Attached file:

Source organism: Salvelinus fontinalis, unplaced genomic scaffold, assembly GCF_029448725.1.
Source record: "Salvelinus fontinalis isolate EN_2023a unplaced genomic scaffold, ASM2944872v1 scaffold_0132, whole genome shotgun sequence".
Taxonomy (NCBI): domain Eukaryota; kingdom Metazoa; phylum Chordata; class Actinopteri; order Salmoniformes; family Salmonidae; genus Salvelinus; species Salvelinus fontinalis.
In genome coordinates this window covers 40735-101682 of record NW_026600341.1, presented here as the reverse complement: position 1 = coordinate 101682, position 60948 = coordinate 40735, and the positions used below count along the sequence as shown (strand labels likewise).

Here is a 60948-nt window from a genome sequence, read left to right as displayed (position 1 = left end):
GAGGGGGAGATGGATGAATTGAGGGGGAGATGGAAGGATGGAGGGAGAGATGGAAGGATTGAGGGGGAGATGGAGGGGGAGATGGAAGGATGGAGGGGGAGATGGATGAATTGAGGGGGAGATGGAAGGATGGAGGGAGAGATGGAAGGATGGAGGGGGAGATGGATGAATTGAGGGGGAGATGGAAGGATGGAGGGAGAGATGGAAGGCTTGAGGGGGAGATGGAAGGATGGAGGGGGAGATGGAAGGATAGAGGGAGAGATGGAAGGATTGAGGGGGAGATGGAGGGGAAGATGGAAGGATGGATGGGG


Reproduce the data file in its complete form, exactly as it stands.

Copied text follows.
Source organism: Salvelinus fontinalis, unplaced genomic scaffold, assembly GCF_029448725.1.
Source record: "Salvelinus fontinalis isolate EN_2023a unplaced genomic scaffold, ASM2944872v1 scaffold_0132, whole genome shotgun sequence".
Taxonomy (NCBI): domain Eukaryota; kingdom Metazoa; phylum Chordata; class Actinopteri; order Salmoniformes; family Salmonidae; genus Salvelinus; species Salvelinus fontinalis.
In genome coordinates this window covers 40735-101682 of record NW_026600341.1, presented here as the reverse complement: position 1 = coordinate 101682, position 60948 = coordinate 40735, and the positions used below count along the sequence as shown (strand labels likewise).

Here is a 60948-nt window from a genome sequence, read left to right as displayed (position 1 = left end):
GAGGGGGAGATGGATGAATTGAGGGGGAGATGGAAGGATGGAGGGAGAGATGGAAGGATTGAGGGGGAGATGGAGGGGGAGATGGAAGGATGGAGGGGGAGATGGATGAATTGAGGGGGAGATGGAAGGATGGAGGGAGAGATGGAAGGATGGAGGGGGAGATGGATGAATTGAGGGGGAGATGGAAGGATGGAGGGAGAGATGGAAGGCTTGAGGGGGAGATGGAAGGATGGAGGGGGAGATGGAAGGATAGAGGGAGAGATGGAAGGATTGAGGGGGAGATGGAGGGGAAGATGGAAGGATGGATGGGG